Carlos EireYale University
Open to current graduate students and faculty
At this master class seminar, participants will read and discuss Professor Carlos Eire's essay "Incombustible Weber: How the Protestant Reformation Really Disenchanted the World" from Faithful Narratives: Historians, Religion, and the Challenge of Objectivity, ed. Andrea Stark and Nina Caputo (Ithaca: Cornell University Press, 2014). A PDF copy of the reading will be provided.
This chapter discusses how challenges to traditional beliefs about death and purgatory in the Protestant Reformation caused significant material consequences, triggering a so-called “economic revolution.” Focusing on the issue of secularization in a present-day understanding of Protestant Reformation, the chapter examines the concept of “disenchantment” as manifested in three distinguishing characteristics of Protestantism. First is the redefinition of how “matter” and “spirit” relate to each other, which had led to iconoclasm and a new approach to rituals. Second is the redefinition of the boundaries between the “natural” and “supernatural” realms, which led to the denial of mystical ecstasies. Lastly, there is the separation of the living from the dead, which led to a reconfiguring of conceptual and socioeconomic structures.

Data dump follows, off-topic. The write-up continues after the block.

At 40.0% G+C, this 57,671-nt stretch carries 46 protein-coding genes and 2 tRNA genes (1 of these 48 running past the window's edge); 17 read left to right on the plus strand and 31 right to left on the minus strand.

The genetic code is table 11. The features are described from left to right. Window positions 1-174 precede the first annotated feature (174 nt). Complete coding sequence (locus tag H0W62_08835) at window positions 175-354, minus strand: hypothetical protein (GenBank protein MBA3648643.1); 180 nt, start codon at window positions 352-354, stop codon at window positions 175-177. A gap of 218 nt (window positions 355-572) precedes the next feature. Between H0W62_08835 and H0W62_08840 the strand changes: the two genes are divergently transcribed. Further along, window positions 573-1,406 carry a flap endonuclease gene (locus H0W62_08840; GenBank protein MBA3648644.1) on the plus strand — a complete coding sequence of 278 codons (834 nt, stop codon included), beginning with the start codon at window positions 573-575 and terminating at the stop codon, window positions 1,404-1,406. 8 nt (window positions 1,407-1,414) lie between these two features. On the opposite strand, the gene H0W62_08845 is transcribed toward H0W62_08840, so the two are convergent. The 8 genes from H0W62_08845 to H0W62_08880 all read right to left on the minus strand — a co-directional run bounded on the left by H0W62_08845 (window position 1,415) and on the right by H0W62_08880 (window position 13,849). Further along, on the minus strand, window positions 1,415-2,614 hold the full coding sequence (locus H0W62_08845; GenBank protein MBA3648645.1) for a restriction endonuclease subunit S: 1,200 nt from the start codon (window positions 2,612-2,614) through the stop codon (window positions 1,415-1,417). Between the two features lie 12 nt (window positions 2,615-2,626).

9:30am Arrive, continental breakfast
10:00am Session I
11:35am Session II
1:00pm Buffet Lunch
Carlos Eire is the T. Lawrason Riggs Professor of History & Religious Studies at Yale University. He holds a PhD from Yale University, specializing in the social, intellectual, religious, and cultural history of late medieval and early modern Europe, with a strong focus on both the Protestant and Catholic Reformations; the history of popular piety; and the history of the supernatural, and the history of death. He is the author many books, including War Against the Idols: The Reformation of Worship From Erasmus to Calvin; From Madrid to Purgatory: The Art and Craft of Dying in Sixteenth Century Spain; and A Very Brief History of Eternity. Prof. Eire also wrote the National Book Award-winning memoir Waiting for Snow in Havana (2004) about his exile from his native Cuba.